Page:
Thursday, December 2, 2010

It's Life, Jim: But Not As We Know It!

It's life, Jim. But not as we know it.

It is one of the all time classic Star Trek episodes, where the intrepid crew (why is it that all the senior officers were always on the planet at the same time?) were investigating the deaths of miners in the tunnels below a remote colony. They discover a life form based on Silicon, instead of Carbon.

I just loved that concept. Along with the first SF short I read where the aliens breathed Chlorine gas instead of Oxygen, it really stimulated my imagination.

Old Spock ended up doing a mind-meld with the strange rock-creature ("Pain! Pain! They are destroying my children!), and they end up making friends and fixing up the creature with cement mix, then the little rock-creature's children were free to secrete their acid in peace.

The background theory for the Star Trek episode was that as Carbon and Silicon are right above/below each other on the periodic table, and have a similar versatility in terms of available bonding sites (i.e. 4), so they could form analogue molecules in a living organisms.

Yesterday, NASA researchers discovered an actual biological substitution along the same the lines. The six basic building blocks of life on Earth are Carbon, Hydrogen, Oxygen, Phosphorus and Sulfur.

Researchers studying Mono Lake in California (pictured above) discovered an organism - GTAJ-1 - a member of the Gammaproteobacteria group, that substitutes Arsenic for Phosphorus in its cell components. Read the article here. This is pretty interesting as for most life forms, Arsenic is a highly toxic chemical, whereas for this little sucker Arsenic is vital to its DNA and RNA and other mechanisms of life.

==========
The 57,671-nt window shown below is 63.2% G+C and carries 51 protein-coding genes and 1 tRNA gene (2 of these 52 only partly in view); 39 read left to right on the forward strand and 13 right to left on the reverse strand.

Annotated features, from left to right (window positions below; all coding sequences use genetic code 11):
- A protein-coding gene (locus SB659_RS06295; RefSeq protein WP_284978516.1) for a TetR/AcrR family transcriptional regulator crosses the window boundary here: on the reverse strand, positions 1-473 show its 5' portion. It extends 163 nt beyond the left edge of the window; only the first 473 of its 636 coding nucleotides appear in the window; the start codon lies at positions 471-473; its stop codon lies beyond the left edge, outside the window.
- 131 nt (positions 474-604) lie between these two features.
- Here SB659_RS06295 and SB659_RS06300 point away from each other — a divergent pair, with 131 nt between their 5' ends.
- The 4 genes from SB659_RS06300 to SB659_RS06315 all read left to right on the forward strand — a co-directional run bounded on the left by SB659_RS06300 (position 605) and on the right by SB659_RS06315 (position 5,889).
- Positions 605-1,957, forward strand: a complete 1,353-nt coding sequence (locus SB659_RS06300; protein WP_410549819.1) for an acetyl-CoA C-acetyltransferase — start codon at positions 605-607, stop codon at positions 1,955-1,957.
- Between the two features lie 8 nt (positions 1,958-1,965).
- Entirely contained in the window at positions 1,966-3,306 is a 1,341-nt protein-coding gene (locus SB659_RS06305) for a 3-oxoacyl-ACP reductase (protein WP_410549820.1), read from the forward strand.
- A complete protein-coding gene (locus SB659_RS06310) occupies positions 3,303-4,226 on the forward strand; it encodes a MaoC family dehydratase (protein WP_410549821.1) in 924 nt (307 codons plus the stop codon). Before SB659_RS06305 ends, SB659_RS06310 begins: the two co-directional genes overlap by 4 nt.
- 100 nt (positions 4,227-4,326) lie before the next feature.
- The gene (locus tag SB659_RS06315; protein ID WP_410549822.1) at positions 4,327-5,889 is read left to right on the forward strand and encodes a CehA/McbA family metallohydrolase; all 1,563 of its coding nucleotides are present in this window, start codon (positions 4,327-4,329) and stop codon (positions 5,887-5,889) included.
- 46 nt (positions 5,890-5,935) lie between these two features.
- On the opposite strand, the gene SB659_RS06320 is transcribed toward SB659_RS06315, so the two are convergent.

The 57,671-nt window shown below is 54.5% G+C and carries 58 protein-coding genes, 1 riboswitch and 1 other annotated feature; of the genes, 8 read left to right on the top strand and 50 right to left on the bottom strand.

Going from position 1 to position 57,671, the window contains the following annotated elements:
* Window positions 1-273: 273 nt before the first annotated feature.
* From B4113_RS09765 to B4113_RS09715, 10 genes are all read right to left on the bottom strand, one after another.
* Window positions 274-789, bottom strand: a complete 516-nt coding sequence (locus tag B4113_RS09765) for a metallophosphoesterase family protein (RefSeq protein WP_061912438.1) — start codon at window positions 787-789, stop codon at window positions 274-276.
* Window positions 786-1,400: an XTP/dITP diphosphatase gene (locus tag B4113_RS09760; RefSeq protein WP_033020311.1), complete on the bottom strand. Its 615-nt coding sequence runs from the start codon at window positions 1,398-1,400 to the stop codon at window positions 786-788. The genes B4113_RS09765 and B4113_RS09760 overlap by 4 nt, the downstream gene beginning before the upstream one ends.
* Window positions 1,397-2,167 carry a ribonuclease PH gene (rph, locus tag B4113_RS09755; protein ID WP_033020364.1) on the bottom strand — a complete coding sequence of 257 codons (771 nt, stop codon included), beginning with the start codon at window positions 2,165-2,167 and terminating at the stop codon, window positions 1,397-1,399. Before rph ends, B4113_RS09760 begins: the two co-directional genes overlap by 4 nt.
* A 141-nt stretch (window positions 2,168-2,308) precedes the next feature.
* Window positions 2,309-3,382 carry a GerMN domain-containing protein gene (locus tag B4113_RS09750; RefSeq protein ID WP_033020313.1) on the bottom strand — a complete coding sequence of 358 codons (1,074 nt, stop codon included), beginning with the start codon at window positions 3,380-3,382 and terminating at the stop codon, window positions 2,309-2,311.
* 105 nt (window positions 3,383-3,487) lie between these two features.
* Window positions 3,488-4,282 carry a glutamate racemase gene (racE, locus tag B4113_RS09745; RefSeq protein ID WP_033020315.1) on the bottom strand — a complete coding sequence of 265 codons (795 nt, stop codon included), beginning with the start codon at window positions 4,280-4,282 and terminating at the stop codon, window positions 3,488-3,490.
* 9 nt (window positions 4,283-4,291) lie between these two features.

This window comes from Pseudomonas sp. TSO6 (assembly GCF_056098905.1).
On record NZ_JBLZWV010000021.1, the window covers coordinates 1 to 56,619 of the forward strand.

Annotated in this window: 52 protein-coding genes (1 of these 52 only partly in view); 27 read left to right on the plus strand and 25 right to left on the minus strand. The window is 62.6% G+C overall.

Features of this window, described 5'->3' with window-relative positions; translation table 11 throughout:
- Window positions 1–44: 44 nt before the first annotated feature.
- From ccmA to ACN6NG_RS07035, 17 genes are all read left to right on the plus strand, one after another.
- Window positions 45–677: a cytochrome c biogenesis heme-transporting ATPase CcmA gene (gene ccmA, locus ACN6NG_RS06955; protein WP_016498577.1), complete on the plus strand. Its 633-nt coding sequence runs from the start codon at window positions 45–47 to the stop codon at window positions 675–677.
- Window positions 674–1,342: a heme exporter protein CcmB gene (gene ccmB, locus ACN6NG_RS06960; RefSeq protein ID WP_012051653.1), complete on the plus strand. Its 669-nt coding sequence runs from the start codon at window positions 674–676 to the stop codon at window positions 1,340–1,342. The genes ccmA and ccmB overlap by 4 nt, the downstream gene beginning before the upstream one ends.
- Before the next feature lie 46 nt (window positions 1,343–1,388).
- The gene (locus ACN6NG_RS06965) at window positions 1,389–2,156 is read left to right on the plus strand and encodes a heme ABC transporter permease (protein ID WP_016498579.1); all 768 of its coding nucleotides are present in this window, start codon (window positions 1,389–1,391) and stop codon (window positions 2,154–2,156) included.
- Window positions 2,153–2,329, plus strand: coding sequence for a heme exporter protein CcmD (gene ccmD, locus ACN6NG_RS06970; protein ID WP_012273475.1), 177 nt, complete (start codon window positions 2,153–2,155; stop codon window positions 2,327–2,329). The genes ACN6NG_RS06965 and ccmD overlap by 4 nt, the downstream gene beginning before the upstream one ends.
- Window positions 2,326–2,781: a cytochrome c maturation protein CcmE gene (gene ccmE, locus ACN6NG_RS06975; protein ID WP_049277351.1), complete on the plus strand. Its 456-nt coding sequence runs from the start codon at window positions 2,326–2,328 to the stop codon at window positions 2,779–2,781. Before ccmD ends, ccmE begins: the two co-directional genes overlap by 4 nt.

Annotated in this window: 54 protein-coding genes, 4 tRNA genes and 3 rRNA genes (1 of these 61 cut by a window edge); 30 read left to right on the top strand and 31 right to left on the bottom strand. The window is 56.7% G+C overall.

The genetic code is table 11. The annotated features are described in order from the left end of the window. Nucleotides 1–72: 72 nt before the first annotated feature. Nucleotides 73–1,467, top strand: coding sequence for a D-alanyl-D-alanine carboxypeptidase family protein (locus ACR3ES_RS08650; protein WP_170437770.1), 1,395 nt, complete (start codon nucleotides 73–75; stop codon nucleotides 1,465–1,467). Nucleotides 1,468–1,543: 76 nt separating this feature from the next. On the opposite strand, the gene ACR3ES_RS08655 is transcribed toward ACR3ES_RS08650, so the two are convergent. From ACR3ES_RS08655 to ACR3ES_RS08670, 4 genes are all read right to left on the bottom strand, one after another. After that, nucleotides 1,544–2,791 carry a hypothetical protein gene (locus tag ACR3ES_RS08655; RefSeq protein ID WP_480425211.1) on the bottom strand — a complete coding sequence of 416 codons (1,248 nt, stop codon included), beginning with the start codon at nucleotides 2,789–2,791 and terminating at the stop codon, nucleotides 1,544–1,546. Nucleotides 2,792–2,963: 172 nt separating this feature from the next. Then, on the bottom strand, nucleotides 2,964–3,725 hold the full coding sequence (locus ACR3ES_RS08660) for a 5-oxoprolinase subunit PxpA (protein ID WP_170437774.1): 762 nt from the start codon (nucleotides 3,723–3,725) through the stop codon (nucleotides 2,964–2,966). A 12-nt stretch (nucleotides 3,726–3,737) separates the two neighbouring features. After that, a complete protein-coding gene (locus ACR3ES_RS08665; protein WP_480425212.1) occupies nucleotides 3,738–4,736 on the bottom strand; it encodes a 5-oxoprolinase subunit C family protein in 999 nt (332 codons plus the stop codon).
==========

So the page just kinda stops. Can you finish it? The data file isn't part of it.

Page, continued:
Maybe someone exploring the depths of the ocean will find Spock's rock-creature? Can't wait to find out.

Has anyone else come across any weird life forms recently? (And I'm not talking about in your refrigerator:))

15 comments:

Rowena Cory Daniells said...

Chris,

My husband keeps finding fascinating science articles on the web and making me read them.

http://singularityhub.com/

They keep getting weirder and weirder.

Jason Cordova said...

I was hoping that they would say something about suspected life on one of Jupiter's moons that are silicon based. Ah well, such is my luck it's in a lake I used to water ski and swim in...

...I'm probably infested with them. Great.

MataPam said...

I’ve been spectating on the edges of the Nature/Nurture, Biology vs Culture wars in Homo Sapiens. It’s very strange, especially when Culture wins so hugely that Biology is tossed out the window. It’s terrifying when you realize they have both lost.

We have an amazingly unhealthy populous for the high quality food and medical care available. But a large portion of the people think food comes in boxes, cans and bags with directions written on it, else they do without. I astonished my dental hygienist by mentioning making my own dressing for the Thanksgiving Turkey. She made me repeat the recipe while she wrote it down.

Scary. Don’t little girls learn basic cooking in the kitchen helping their mothers?

Terrifying. I’m relearning gardening, as I realized this was a skill lacking from my tool box.

What if the nutjobs are right? What if we had a nuclear war, a big meteor strike, a deadly influenza pandemic.

Is the human race doomed because the starving survivors couldn’t find a working microwave?

What we're doing now is not life as we used to know it

C Kelsey said...

I read an article yesterday detailing the discovery of a new species of pseudoscorpion in Yosemite national park. The creature has the body of a spider but the claws of a scorpion. The claws are apparently venomous. The creature also is blind since it's a cave dweller.